Tractor Restoration Yields Rewards for Texas Teens

The Cotton Center High School FFA team in Cotton Center, Texas, has a reputation of excellence in antique tractor restoration.


| July 2005



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Opposite page: Horizons have broadened immeasurably for members of a west Texas FFA chapter. They’ve trekked to competitions in Texas and Kentucky, and some members of the chapter visited Orlando, Fla., as a bonus prize from ChevronTexaco. “This allowed us to see the ocean,” says Cody Heath. Team members present at the Louisville, Tenn., competition (left to right): Heath Reeves, Jessica Caswell, Cody Heath, Julie Heath, Nikki Edwards, Brenda Marquez, Brittany Swoap, Jesse Masters, Amy Davis and Jennifer Heath.

A tradition is building in a small west Texas town, and it has nothing to do with either Friday night football or oil fields. Thanks to the hard work of a local high school's FFA chapter, Cotton Center, Texas, is fast gaining a reputation as a center of excellence in antique tractor restoration. The Cotton Center FFA chapter routinely places in the annual ChevronTexaco Tractor Restoration Competition, held each year at the Future Farmers of America (FFA) Convention.

Since 1995 the competition has rewarded the determination, mechanical skill and business savvy of high school FFA members from around the country. "One of the reasons ChevronTexaco sponsors this program is because it inspires teens to learn," says Kurt Schulte, commercial automotive specialist, ChevronTexaco Products Co. "To finish their projects, kids seek out knowledge from teachers, advisors, family, friends, community and teammates. A program that inspires kids to ask questions, interact, learn and ultimately accomplish the incredible is something we are proud to support."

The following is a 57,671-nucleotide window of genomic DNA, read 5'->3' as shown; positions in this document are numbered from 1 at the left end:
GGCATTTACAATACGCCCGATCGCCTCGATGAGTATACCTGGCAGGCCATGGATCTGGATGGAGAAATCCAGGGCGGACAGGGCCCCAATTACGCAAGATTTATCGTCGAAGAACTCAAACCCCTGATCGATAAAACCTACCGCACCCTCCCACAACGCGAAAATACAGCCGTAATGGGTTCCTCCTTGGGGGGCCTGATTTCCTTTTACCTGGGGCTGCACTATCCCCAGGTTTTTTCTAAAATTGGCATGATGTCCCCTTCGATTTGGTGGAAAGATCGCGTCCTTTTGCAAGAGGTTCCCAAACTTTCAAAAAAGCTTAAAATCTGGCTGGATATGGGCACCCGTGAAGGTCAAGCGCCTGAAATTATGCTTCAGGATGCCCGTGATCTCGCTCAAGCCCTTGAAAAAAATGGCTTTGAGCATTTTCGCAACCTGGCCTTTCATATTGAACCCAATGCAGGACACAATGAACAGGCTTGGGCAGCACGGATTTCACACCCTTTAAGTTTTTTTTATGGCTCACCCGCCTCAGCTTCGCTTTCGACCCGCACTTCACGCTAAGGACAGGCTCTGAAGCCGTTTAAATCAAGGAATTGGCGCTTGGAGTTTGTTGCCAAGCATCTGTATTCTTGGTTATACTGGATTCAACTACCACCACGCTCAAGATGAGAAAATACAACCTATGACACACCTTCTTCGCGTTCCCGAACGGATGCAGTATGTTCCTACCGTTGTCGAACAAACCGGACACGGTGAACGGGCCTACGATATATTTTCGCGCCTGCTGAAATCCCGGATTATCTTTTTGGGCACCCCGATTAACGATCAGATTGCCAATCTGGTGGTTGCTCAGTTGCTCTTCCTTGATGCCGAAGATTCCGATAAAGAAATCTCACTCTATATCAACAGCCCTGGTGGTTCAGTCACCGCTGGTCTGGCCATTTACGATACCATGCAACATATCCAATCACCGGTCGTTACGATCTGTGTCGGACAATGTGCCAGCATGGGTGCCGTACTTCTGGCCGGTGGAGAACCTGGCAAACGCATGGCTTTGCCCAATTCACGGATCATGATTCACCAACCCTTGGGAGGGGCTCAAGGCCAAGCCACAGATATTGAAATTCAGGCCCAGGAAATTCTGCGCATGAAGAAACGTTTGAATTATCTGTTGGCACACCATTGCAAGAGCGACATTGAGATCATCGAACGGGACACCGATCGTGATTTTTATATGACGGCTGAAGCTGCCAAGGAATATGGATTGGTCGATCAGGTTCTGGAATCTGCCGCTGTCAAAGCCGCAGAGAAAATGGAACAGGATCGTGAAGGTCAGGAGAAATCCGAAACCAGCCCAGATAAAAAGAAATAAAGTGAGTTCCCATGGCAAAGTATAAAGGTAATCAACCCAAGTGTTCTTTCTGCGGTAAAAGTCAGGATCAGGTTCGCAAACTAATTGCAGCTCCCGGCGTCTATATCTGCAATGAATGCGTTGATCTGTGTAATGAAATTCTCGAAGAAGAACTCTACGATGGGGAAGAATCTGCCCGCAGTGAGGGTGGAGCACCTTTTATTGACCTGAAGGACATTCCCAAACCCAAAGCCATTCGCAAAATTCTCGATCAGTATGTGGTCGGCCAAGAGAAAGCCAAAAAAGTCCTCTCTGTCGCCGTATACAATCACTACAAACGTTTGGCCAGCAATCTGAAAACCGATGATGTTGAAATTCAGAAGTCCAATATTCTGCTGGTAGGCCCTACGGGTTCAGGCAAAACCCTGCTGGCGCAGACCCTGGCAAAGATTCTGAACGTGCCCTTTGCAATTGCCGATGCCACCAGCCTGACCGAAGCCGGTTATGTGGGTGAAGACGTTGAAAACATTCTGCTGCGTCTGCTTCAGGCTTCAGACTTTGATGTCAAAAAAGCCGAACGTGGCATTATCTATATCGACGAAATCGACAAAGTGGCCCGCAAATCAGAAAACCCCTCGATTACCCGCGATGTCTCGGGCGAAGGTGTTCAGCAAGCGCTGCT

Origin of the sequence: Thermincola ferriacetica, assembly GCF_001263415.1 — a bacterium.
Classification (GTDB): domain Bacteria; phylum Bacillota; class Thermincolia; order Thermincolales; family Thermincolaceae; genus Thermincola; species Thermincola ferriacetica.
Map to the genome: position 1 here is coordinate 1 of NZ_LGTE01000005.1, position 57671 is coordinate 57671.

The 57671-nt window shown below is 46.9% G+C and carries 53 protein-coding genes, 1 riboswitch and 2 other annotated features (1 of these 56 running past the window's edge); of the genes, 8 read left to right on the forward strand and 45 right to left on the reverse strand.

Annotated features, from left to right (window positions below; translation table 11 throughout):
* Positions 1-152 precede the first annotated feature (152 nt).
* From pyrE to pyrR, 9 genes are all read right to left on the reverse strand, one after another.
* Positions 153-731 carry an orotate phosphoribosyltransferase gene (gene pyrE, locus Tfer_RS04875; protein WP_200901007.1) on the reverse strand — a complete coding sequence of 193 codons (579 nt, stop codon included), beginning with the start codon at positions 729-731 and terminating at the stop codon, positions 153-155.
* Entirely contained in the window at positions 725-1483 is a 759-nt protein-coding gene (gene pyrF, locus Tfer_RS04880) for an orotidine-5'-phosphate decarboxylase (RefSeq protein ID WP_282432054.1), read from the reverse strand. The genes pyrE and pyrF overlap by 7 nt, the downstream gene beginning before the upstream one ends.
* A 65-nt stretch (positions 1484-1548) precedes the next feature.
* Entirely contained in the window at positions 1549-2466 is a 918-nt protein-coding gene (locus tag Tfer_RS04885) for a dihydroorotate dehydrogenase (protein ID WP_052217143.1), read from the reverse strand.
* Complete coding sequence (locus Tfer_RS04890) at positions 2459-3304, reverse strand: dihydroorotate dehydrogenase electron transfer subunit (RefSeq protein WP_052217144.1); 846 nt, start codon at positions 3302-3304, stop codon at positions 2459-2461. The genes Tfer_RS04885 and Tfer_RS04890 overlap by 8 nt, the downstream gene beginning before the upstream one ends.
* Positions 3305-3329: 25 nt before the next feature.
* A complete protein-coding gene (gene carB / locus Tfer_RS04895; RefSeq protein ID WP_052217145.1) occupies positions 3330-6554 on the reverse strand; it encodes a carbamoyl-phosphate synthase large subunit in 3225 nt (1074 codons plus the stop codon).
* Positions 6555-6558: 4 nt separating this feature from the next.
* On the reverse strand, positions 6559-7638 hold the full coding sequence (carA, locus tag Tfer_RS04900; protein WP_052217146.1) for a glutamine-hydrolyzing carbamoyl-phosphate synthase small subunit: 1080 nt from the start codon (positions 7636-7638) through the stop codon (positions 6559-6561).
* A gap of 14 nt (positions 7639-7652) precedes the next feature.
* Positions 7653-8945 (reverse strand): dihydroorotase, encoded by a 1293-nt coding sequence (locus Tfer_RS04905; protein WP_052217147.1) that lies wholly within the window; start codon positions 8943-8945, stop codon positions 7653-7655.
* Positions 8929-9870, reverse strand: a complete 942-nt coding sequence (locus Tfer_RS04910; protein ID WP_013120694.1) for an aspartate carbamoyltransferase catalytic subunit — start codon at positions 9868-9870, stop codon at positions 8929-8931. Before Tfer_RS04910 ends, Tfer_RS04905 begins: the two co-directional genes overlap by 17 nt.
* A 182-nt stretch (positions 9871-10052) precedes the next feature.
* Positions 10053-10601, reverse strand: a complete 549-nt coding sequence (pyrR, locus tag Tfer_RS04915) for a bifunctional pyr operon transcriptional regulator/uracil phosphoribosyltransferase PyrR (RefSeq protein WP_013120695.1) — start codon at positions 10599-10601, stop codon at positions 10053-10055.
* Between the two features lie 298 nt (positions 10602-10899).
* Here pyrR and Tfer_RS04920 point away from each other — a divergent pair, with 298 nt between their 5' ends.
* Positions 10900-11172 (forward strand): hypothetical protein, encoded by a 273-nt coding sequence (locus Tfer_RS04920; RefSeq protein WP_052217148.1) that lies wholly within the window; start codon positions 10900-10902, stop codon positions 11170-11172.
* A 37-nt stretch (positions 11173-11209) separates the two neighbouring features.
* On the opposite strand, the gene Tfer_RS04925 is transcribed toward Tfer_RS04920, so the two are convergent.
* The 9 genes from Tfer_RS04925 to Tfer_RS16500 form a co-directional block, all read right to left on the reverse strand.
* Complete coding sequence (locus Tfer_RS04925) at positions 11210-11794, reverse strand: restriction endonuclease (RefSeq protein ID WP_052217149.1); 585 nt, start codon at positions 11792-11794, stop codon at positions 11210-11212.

It was with great anticipation that the Cotton Center High School FFA team (Jesse Masters, Heath Reeves, Sara Barr, Jessica Caswell, Nikki Edwards, Brittany Swoap, KC Garcia, Toby Castilleja, Amy Davis, Cody Heath, Jennifer Heath, Julie Heath, Brenda Marquez and Chapter Advisor David Howell) geared up for the 2004 competition. Teams from Cotton Center had done well in recent years, qualifying for the competition and placing in the top five each year since 2000. But this year's team, composed of 11 seniors and two juniors, had extra motivation.

Two women closely connected with the team were fighting cancer during the restoration process. Robin Heath, mother of triplets Julie, Jennifer and Cody Heath, and Becky Gast, wife of Cotton Center School Superintendent Keith Gast, both became ill around the time of the competition. Robin Heath was diagnosed with breast cancer while the team was in the middle of the project, and Becky Gast underwent surgery and radiation therapy over the summer to treat a brain tumor.

And then there was the matter of bragging rights. The FFA team representing Cotton Center's chief rival, Abernathy High School, had beaten Cotton Center in 2003. Emotions ran high. "It didn't matter where we came in - fourth, fifth, whatever," says Cody Heath, recalling the days leading to the competition, "just as long as we beat Abernathy."

Despite the intense competition between the two schools, the level of enmity is not exactly on par with the Yankees and Red Sox. "It's a very friendly rivalry," says Jessica Caswell. "The FFA members are all friends, and we appreciate the work done by each other."